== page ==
Tag Archives: Momofuku

Christina Tosi is a Genius!!!

An endorsement for the Milk Bar Cookbook

MilkBarI was introduced to Milk Bar cookies a couple of years ago when a box arrived at our door as a gift. Individually wrapped in cellophane were cookies named Compost, Corn, Blueberries & Cream and Cornflake. These were familiar names for things such as muffins and breakfast cereal, but these were very exotic flavors for cookies.

Perplexed, Billy and I inspected each cookie carefully before tasting. “Hum, feels soft and chewy… What’s this on the ingredient list? POTATO CHIPS??? Huh? …” Well, we were sold after the first bite. All the flavors were strangely familiar and comforting. The Compost cookie was a perfect combination of sweet and savory. The love child of the classic chocolate chip and of any and all (it seems) the snack foods you could think of. Chips, pretzels, butterscotch, even coffee! The Corn cookie tasted like what cornbread would be if it were reincarnated as a dessert. We finished half the box in short order and froze the rest for special occasions.

When we ran out of cookies, I looked for the Compost Cookie recipe online and made a batch. I  portioned and froze half the dough so that I could bake a few at a time in my Breville oven when the craving struck. After piece-mealing Milk Bar recipes from here and there, and finding that they produced cookies as good as the ones from the bakery, I decided it was time to buy the book…

Momofuku Milk Bar Cookbook is a revelation. Christina Tosi, author of this book as well as chef, owner, and founder of Momofuku Milkbar is a mad, mad genius. The cookbook is full of wonderful desserts that could’ve come from the imagination of a child wearing a unicorn t-shirt on a Lucky Charms sugar high.  Her monologues are friendly and whimsical and recipes exactdown to the gram—with thorough directions. There’s a whole section of what specific ingredients to buy, and where, as well as an equipment guide. A technique section: “the ten minute creaming process, or why milk bar cookies are so damn good.”  Ms. Tosi is a woman after my OCD heart!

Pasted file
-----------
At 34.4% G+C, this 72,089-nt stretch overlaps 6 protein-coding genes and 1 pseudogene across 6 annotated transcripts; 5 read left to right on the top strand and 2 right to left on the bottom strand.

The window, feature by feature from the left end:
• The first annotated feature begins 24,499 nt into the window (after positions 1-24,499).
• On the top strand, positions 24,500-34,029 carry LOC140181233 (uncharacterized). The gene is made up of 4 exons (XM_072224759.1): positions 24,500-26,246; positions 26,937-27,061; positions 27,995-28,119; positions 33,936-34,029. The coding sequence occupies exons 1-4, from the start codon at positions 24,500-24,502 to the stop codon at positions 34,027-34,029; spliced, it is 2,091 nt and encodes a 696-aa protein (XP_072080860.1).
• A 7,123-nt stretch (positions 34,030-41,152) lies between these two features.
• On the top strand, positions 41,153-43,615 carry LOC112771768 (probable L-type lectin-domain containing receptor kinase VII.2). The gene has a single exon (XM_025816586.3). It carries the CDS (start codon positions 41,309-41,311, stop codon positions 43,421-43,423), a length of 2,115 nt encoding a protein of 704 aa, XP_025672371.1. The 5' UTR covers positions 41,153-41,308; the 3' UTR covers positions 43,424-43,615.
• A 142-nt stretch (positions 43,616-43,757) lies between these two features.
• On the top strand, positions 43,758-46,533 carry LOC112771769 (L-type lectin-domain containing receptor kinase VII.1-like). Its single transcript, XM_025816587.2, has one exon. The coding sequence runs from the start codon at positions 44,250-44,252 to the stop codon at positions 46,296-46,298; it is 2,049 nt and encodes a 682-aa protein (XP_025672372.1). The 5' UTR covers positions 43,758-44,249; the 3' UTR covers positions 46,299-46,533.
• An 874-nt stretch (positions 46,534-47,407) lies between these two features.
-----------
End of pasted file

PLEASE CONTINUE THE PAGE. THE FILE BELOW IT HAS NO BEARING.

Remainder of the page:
I’ve had a great time learning and baking from this book. It’s really inspired me to use unusual ingredients, to be more inventive and has improved my baking. Outside of a minor conversion typogelatin sheet to powder—which caused a runny banana cream pie and a loose batch of panna cotta (in book 1 1/2 sheet silver gelatin= 3/4 tsp. powder. Should be 1 1/2 tsp.), the Momofuku Milk Bar Cookbook is a joy. I’d recommend to new and experienced bakers alike.

Slow-Poached Eggs

DSC_0090This is a pretty straightforward process that I learned from the Momofuku cookbook. The result is an egg that is evenly soft poached all the way through. From whites to yolk. The texture is creamy, almost gelatinous.

They are great in a bowl of ramen, but, also wonderful for breakfast on top of grits, ham and sautéed kale. Or eat them soft boiled style.

The idea is to cook the eggs in their shell for 45 minutes in water that is at a consistent 140-145 degrees. So, keep a bowl of ice nearby in case you need to cool the water. And the eggs should never touch the bottom of the pot, where the temperature is high, so, I use a steamer basket. For more details or just for fun check out the Momofuku cookbook.

Tools and ingredients

6 eggs
steamer basket
4 quart pot
cooking thermometer

  1. Place open steamer basket in pot.
  2. Bring water to 140-145 degrees.
  3. Add eggs.
  4. Cook for 45 minutes. Checking the temperature frequently, lowering with ice as needed.
  5. Serve immediately or store up to 24 hours
  6. To serve, just crack egg into a small saucer and tip over to discard the loosest parts of the whites.

A Bowl of Tonkotsu Miso Ramen